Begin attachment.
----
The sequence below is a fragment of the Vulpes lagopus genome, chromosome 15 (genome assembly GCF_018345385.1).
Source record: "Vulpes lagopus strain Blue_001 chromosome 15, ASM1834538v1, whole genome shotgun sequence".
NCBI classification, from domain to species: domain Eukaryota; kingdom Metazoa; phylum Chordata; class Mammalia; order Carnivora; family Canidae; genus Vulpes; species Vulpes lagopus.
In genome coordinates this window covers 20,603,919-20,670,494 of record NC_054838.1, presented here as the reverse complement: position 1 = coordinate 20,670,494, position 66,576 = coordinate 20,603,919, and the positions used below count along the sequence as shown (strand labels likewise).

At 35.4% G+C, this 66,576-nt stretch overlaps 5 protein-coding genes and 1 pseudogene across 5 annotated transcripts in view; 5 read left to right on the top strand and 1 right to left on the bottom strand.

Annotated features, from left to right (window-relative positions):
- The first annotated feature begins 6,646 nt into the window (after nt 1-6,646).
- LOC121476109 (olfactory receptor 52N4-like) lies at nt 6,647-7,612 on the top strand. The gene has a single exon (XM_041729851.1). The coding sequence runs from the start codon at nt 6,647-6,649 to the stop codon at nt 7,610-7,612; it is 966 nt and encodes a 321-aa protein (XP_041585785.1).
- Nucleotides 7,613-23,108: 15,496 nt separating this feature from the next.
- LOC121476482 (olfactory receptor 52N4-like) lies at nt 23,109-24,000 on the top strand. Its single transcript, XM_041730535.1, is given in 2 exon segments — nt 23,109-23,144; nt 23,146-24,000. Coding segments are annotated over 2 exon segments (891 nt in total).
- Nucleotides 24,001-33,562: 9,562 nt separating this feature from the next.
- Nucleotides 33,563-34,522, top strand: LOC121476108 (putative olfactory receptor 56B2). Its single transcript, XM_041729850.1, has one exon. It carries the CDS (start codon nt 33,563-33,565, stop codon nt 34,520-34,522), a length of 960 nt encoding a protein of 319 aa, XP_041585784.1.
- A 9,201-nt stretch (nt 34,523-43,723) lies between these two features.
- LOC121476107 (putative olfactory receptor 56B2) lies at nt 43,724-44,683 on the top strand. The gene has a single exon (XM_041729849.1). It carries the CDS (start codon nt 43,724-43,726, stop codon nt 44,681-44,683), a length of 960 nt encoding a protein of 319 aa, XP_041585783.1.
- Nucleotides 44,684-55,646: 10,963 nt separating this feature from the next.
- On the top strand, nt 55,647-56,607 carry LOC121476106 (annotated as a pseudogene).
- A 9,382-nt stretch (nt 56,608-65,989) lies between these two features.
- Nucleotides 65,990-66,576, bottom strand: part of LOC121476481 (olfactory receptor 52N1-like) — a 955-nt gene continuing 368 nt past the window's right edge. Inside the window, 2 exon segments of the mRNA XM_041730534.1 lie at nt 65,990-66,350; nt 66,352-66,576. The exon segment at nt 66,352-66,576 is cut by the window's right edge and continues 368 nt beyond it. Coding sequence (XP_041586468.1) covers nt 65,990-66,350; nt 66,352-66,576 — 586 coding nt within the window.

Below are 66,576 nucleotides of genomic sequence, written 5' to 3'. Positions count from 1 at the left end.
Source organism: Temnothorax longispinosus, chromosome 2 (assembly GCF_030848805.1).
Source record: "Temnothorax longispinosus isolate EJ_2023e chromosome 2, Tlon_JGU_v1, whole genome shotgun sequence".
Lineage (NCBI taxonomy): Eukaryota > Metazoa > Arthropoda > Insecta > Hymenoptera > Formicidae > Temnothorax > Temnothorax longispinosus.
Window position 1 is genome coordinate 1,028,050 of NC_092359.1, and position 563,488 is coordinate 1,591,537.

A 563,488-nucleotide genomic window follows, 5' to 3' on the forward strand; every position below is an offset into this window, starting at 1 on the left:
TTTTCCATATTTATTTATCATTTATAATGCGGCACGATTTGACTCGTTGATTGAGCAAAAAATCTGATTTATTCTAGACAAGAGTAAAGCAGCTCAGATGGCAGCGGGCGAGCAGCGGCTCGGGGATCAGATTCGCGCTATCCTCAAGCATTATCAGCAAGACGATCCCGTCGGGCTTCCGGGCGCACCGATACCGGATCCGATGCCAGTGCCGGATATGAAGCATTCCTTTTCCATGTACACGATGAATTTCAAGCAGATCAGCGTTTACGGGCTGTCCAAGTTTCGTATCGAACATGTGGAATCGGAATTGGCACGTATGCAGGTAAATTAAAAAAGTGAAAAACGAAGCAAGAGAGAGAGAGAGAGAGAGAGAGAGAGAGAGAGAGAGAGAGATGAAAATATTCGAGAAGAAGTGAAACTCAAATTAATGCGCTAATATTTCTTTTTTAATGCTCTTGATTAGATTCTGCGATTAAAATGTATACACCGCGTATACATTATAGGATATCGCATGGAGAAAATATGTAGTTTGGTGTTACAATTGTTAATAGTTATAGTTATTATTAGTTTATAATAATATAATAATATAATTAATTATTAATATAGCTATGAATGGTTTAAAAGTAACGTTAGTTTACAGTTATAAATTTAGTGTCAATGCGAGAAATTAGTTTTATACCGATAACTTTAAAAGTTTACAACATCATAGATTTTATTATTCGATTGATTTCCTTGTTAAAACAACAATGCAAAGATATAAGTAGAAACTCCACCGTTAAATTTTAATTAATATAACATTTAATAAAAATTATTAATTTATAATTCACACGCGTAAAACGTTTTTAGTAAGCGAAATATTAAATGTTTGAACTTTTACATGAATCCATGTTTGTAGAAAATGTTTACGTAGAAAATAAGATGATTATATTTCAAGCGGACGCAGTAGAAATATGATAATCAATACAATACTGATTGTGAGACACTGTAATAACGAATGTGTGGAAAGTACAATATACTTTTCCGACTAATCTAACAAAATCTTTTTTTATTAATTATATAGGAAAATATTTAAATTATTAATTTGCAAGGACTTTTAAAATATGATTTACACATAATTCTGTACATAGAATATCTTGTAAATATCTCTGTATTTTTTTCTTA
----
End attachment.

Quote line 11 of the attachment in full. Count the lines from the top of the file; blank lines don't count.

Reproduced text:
- Nucleotides 24,001-33,562: 9,562 nt separating this feature from the next.